Leaves are changing colour and kids are in school, but it feels like mid-summer to Steve Wood.
The director of golf operations at St. Boniface Golf Club is still seeing a large number of customers. The club typically sees around 5,000 rounds of golf in September. This year, there have been about 6,500 games in 28 days.
"We're still packed, right from our first tee time... to the end of the day," Wood said. "The daylight is shrinking, but we're... putting through a lot of players."
He attributes the course's recent success, in part, to the warm weather.
"For us, to be reaching the temperatures we're reaching currently, it just hasn't slowed down," he said.
This is not Winnipeg's hottest September on record, but it's easily in the Top 10, said Natalie Hasell, a meteorologist for Environment Canada.
The daily high hasn't dipped below 14 C all month in Winnipeg. On Tuesday, the city broke its daily weather record for Sept. 28 at just over 29 C, beating the 28.9 C records of 1897 and 1905.
"We... see a lot of variability in the fall," Hasell said. "As systems cross the region, we see huge temperature changes."
The average temperature in Winnipeg this month is 15.3 C, Hasell said. It was 17.6 C in 2009, which holds the current record.
Guido Cerasani, owner of Shooters Family Golf Centre, is enjoying the weather — and the business it's bringing.
"The temperatures we are experiencing this September are very much in line with the long-term trend in our temperatures... which are very much related to climate change." ‐ Danny Blair, co-director of the Prairie Climate Centre
There's been a 25 to 50 per cent increase in daily sales at the business on north Main Street.
"We're seeing record numbers in golf just because of COVID," he said. "We had a great early spring, and now we're having a great fall, so all the cards are in the favour of golf in Manitoba."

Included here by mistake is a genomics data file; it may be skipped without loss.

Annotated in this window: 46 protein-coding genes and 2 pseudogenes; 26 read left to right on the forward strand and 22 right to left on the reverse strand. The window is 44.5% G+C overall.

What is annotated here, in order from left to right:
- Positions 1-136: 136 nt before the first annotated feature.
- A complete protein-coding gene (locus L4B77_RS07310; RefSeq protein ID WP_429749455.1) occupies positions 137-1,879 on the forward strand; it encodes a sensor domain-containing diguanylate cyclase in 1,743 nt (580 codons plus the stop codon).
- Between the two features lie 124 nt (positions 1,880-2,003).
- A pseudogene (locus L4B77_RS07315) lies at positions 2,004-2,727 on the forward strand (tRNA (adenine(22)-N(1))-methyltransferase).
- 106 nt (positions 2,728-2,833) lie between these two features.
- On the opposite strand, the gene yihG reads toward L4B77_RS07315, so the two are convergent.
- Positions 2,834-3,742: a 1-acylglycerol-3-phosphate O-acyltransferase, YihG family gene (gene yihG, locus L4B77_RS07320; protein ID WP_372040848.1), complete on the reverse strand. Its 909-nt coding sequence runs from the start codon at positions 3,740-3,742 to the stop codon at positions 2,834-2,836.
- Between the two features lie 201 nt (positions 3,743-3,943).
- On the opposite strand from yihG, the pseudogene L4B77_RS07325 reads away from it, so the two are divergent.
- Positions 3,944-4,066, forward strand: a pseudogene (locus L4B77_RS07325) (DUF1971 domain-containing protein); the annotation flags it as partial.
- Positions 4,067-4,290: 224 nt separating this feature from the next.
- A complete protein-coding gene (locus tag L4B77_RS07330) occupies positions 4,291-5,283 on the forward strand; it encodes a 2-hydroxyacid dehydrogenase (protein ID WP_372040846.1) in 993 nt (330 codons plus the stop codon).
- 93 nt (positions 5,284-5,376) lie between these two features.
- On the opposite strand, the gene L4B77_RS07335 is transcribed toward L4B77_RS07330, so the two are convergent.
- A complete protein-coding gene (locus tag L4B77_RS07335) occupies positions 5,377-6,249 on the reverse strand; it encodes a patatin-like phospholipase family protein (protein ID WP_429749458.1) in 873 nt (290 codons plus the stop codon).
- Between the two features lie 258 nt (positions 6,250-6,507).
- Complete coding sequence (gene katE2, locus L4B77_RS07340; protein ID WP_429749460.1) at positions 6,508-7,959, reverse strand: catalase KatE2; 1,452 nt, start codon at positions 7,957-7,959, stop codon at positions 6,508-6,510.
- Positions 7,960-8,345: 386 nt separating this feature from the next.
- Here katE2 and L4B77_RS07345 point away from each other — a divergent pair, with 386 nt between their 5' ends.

The warm temperatures also mean folks are still craving patio dates, Cerasani said.
"The best part about it now is there's no wasps," he said.
Assiniboine Park has been busy this month, said Laura Cabak, communications manager for the Assiniboine Park Conservancy.
The zoo has seen a 50 per cent increase in visitors, she added.
"Some of that is likely due to weather, but there are other variables at play," she said, adding Manitoba was in a different stage in the COVID-19 pandemic last September.
Trail usage is up, as it's been since the beginning of the pandemic, said Anders Swanson, executive director of the Winnipeg Trails Association.
However, September's heat likely isn't playing a big role, he said.
"(It's) usually having to do with infrastructure and (people's) own personal lives," he said.
Danny Blair, co-director of the Prairie Climate Centre, said in Winnipeg, September has warmed at a rate of 0.44 C per decade, meaning it's warmed over 2 C since 1970.
"The temperatures we are experiencing this September are very much in line with the long-term trend in our temperatures... which are very much related to climate change," he wrote in an email.
Even so, no particular spell of weather is caused by climate change, he said.
Gabby is a big fan of people, writing and learning. She graduated from Red River College’s Creative Communications program in the spring of 2020.